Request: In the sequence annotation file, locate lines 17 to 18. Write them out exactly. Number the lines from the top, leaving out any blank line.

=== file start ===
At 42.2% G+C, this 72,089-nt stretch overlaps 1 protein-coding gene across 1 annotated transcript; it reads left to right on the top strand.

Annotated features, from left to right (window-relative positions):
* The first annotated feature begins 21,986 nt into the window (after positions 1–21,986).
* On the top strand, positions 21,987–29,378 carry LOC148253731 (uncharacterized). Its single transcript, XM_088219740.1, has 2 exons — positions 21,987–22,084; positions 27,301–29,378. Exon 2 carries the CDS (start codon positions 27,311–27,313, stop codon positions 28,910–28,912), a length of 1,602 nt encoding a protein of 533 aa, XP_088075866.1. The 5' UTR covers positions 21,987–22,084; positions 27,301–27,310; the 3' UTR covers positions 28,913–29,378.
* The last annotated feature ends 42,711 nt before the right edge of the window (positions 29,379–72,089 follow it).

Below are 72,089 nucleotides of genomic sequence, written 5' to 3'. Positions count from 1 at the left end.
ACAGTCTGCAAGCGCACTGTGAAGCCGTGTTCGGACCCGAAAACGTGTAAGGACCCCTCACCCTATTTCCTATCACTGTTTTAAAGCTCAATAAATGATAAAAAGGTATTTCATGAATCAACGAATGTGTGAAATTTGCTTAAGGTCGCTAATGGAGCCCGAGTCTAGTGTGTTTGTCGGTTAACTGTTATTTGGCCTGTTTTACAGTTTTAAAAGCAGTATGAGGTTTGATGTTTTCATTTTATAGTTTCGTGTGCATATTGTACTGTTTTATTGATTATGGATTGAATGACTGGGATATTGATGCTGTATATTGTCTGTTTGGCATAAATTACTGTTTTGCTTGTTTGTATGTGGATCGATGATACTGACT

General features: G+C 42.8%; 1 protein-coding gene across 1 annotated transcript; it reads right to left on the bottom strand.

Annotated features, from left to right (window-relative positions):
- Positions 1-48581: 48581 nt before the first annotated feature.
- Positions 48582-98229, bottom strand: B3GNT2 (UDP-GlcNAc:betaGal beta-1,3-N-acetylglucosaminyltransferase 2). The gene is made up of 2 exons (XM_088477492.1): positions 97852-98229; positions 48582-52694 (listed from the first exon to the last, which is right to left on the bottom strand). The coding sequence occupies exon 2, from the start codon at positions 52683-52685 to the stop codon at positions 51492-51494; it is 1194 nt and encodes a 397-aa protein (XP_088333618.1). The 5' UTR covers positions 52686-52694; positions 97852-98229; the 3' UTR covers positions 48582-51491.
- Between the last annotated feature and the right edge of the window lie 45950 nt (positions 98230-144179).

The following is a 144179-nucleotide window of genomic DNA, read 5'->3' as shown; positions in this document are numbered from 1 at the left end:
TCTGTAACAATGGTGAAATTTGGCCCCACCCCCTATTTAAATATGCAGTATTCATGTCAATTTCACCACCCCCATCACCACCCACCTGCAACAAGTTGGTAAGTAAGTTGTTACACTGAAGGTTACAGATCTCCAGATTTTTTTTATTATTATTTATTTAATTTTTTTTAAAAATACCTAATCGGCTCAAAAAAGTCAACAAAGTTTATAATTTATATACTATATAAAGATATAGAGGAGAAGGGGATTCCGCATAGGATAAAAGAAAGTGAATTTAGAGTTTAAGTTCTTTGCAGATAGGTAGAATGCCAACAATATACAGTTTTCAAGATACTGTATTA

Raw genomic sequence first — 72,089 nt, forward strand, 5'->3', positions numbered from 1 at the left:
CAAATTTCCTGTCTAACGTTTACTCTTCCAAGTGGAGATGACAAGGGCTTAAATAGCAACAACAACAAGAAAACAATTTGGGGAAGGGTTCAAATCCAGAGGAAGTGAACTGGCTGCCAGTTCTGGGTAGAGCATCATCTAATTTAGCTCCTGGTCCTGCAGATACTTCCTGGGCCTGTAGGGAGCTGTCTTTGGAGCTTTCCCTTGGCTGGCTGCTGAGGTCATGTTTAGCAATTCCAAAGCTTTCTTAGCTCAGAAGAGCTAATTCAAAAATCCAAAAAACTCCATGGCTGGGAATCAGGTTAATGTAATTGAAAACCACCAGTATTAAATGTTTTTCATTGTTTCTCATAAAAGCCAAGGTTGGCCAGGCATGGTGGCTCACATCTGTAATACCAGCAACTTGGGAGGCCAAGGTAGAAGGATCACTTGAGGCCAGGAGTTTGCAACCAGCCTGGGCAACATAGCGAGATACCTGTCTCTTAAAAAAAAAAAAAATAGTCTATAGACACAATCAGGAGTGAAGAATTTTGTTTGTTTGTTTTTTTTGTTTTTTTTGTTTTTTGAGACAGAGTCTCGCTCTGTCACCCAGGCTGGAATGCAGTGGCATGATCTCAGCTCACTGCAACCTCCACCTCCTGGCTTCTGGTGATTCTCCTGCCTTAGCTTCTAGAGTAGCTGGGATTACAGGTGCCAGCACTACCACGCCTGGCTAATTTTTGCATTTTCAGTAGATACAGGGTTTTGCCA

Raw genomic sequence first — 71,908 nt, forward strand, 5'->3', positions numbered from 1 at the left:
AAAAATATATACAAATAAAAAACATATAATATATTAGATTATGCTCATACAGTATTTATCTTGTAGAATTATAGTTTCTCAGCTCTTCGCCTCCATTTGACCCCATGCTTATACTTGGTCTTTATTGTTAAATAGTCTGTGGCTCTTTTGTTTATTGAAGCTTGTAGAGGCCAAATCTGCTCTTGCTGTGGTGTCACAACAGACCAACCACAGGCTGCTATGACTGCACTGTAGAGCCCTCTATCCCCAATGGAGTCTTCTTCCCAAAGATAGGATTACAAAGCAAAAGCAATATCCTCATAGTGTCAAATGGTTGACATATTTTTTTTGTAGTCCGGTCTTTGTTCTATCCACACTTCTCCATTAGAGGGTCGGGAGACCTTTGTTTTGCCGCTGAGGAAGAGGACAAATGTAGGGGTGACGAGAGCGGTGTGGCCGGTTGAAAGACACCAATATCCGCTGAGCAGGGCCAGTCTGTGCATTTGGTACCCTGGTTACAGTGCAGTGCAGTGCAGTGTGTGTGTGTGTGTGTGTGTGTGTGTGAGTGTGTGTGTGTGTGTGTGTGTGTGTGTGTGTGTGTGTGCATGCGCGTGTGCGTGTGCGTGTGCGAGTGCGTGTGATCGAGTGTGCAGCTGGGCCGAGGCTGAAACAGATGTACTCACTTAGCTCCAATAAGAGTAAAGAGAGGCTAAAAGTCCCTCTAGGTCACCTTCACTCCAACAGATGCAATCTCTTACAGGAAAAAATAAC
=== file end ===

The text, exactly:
Raw genomic sequence first — 71,908 nt, forward strand, 5'->3', positions numbered from 1 at the left:
AAAAATATATACAAATAAAAAACATATAATATATTAGATTATGCTCATACAGTATTTATCTTGTAGAATTATAGTTTCTCAGCTCTTCGCCTCCATTTGACCCCATGCTTATACTTGGTCTTTATTGTTAAATAGTCTGTGGCTCTTTTGTTTATTGAAGCTTGTAGAGGCCAAATCTGCTCTTGCTGTGGTGTCACAACAGACCAACCACAGGCTGCTATGACTGCACTGTAGAGCCCTCTATCCCCAATGGAGTCTTCTTCCCAAAGATAGGATTACAAAGCAAAAGCAATATCCTCATAGTGTCAAATGGTTGACATATTTTTTTTGTAGTCCGGTCTTTGTTCTATCCACACTTCTCCATTAGAGGGTCGGGAGACCTTTGTTTTGCCGCTGAGGAAGAGGACAAATGTAGGGGTGACGAGAGCGGTGTGGCCGGTTGAAAGACACCAATATCCGCTGAGCAGGGCCAGTCTGTGCATTTGGTACCCTGGTTACAGTGCAGTGCAGTGCAGTGTGTGTGTGTGTGTGTGTGTGTGTGTGAGTGTGTGTGTGTGTGTGTGTGTGTGTGTGTGTGTGTGTGCATGCGCGTGTGCGTGTGCGTGTGCGAGTGCGTGTGATCGAGTGTGCAGCTGGGCCGAGGCTGAAACAGATGTACTCACTTAGCTCCAATAAGAGTAAAGAGAGGCTAAAAGTCCCTCTAGGTCACCTTCACTCCAACAGATGCAATCTCTTACAGGAAAAAATAAC